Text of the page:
I’m getting a Sony APS-C mirrorless camera – what should my first lens be?

Canon 35mm 1.4L lens

I convinced a friend of mine to jump on getting a Sony A6000 as this is, in the opinion of more than a few pro photographers, currently the single best value camera on the market.  His next question, naturally, was “what lens do I get for this camera?”  I had, you see, also told him not to get it with the kit lens.  This might be a topic for debate, but in my own opinion at least, most kit zoom lenses are garbage, while in comparison you can get much better optics for far less money with a prime lens.  Yes, I am severely biased – I have been shooting with only two prime lenses for well over a decade, and of those two lenses, mainly I have only been actually using the Canon 50mm 1.2L (the other is the Canon 35mm 1.4L, 1st gen).  Even after getting the Sony A7RII, on that camera I pretty much exclusively shoot with the 50mm 1.2L Canon lens.

Anyway thought I would share my reply to his question:

 Regarding lens choice, it really depends on your budget.  Best lens will cost almost double what your camera body cost.  Cheap but decent lens will cost you around $150.  The guys on the Alpha mirrorless podcast seem to really like the kit lens that you can get with the A6000.  Personally I recommend against zoom lenses, as usually you will get prime lens at lower cost that is much higher quality optics than any zoom lens.  But lens choices (native) from Sony / Zeiss are not nearly as wide as with Canon for example.  But, with the Sony plus an adapter you can actually use many lenses from other brands, plus third party lenses such as Sigma.
I have this Carl Zeiss prime lens which I plan to use with the A6000.  I got it back when I got my Sony Alpha video camera.  It’s probably still the best option in it’s class, although then again when I tried it on my A7RII it was full manual only, if I recall.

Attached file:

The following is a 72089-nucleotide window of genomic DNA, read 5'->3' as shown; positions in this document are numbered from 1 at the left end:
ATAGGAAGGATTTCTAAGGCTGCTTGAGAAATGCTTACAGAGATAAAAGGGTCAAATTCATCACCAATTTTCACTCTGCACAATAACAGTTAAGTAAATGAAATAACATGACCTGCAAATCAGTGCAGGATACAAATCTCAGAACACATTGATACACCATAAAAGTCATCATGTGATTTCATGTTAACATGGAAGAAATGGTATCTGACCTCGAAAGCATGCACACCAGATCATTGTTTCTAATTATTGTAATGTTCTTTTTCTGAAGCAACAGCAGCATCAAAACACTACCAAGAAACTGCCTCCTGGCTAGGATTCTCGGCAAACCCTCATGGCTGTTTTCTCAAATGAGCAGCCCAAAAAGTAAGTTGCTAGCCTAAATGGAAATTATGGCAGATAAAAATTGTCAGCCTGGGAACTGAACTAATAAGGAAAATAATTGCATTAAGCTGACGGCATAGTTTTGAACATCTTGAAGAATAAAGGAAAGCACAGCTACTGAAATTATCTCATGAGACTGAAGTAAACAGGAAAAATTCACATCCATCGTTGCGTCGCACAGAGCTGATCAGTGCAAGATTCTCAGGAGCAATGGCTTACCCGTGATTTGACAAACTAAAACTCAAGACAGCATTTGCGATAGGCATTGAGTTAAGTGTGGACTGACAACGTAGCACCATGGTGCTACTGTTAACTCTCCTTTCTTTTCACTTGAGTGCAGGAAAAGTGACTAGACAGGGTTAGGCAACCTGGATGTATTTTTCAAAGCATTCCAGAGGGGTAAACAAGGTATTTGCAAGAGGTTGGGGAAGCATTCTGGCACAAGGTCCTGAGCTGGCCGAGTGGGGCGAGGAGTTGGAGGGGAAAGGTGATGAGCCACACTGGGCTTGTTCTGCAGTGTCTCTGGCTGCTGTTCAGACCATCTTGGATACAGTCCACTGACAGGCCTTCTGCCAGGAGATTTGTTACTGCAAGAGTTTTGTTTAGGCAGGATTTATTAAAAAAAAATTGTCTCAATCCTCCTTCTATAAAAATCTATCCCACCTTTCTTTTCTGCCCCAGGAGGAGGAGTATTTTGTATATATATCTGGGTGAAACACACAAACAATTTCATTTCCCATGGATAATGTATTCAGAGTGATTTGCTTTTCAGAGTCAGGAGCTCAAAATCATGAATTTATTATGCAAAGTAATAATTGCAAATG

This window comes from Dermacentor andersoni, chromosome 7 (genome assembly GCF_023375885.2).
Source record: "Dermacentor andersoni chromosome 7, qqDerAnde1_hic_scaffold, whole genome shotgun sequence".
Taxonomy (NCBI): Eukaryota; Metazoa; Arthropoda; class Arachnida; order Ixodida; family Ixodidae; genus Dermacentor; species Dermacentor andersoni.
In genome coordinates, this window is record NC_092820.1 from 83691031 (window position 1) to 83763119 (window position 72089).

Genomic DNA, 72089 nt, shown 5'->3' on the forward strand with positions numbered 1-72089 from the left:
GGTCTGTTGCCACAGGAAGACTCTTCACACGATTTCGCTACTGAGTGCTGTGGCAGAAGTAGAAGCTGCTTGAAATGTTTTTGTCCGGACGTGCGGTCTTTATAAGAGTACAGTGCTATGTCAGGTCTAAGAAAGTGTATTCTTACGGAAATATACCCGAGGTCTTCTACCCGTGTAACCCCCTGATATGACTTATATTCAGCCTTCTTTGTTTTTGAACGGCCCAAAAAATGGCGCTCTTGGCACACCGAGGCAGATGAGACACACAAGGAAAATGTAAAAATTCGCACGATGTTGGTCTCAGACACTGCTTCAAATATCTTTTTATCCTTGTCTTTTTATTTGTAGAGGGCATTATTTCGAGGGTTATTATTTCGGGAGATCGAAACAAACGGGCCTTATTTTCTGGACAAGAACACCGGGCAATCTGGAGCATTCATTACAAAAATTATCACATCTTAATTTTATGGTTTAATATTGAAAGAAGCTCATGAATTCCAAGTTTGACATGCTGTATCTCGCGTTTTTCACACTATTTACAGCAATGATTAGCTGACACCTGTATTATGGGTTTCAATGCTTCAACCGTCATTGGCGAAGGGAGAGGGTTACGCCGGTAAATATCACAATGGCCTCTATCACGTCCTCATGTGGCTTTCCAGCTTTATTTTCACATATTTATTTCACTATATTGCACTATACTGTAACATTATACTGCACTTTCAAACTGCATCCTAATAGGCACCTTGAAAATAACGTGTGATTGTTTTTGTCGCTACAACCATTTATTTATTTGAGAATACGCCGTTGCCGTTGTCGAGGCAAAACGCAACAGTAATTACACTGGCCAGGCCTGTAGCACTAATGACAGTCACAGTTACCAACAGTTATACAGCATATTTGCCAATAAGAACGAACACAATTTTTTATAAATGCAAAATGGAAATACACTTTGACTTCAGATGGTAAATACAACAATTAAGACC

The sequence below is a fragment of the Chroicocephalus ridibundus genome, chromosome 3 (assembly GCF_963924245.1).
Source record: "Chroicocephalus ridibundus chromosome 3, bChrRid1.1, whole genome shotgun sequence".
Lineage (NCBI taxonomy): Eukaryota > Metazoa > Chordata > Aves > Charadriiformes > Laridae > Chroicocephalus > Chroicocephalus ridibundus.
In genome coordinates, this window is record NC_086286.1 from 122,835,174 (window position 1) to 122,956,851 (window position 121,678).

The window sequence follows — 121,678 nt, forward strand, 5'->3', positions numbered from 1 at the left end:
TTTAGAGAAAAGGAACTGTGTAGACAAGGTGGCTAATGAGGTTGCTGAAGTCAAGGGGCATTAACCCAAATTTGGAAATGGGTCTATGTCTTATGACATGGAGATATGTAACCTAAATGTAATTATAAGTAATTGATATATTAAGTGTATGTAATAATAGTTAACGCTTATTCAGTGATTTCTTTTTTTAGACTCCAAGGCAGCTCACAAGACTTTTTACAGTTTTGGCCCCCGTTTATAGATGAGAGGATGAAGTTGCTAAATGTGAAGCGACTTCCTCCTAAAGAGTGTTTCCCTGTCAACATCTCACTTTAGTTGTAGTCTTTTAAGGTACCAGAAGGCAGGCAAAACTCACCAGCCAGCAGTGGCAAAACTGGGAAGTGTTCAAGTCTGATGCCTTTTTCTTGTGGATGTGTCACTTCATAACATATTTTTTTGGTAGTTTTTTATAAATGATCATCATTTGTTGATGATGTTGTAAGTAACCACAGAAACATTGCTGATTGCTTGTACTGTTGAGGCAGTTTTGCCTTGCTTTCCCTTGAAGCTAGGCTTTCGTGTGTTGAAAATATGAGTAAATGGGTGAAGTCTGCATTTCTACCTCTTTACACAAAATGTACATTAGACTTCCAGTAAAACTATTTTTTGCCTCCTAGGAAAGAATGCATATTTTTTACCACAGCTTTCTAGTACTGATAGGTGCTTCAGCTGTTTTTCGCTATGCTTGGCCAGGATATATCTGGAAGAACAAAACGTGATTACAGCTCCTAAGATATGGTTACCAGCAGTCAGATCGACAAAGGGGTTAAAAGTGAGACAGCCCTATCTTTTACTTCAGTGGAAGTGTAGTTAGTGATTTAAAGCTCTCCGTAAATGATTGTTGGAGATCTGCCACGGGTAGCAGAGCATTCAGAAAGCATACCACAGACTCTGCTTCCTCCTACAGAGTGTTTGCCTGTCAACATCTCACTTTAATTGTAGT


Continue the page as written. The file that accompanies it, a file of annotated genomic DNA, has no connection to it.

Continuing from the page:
This lens is still just as expensive, if not more, as when I bought it.
This is the full line up of native Sony lenses, you will get best in class performance with your new camera from them (e mount lenses, only).
My advice, again, is to go with a prime lens.
I googled “best value prime lens for sony aps-C e mount “ and found this 50mm prime for $250 from best buy:
That same search above also brought up this article which you might want to read before choosing your first lens.
It looks one lens they recommend is $400 on Amazon, but I would google around and see if you can get it anywhere cheaper if you decide on it.  Same article they also recommend a cheaper non-sony alternative (don’t think it needs an adapter) for $170.  Before you decide, look at the customer questions/answers – they go over the pros/cons.
You can get a Metabones IV adapter and then use Canon lenses with your camera, as well.  Canon offers some of the best lenses in the industry – it’s what they are known for.  But your autofocus will never be as fast as with comparable Sony e-mount lens.
Now, money aside, keep in mind the focal length you choose depends on what you want to shoot / the desired look.  I shoot mainly portraits, and I happen to like the 50mm focal length for that.  Other photographers like 85mm for portraits.  It’s a matter of taste.  50mm is a pretty universally loved prime and you really can’t go wrong with it (I am talking full frame equivalents, mind you).  On the other extreme, fish eye lens is not something you want to get, as you would only use it for rare shots.  Another very popular prime focal length is 35mm – it’s what almost all the photos you see in newspapers are shot at.  It’s supposed to be a very versatile focal length.
So, in full frame equivalents, these are all good choices:
  • 35mm
  • 50mm
  • 85mm
or any other length you decide on.  Really it’s your choice.  I still strongly suggest you pick some lens to rent for a weekend and shoot a bunch with it.
Also, keep in mind A6000 is a APS-C sensor, not full frame sensor.  So for example the 24mm Zeiss lens I have is a “35mm full frame equivalent”.  There is some simple math to figure it out, but I can’t remember it so when I need to look these things up I just google for an online conversion calculator.You should probably stick to APS-C sensor Sony e-mount lenses, at least in the beginning.  I almost exclusively use my Canon 50mm 1.2L lens with my Sony alpha camera, but that lens is super amazing (best in class, of any brand) and no way I am going to ever shell out thousands of dollars to get a Sony lens that just comes close to it.  I plan to eventually get a super wide angle Sony lens, though, and any lenses I buy in the future will definitely be Sony E-mount.  Sony’s new lenses are also pretty awesome, quite comparable with Canon.

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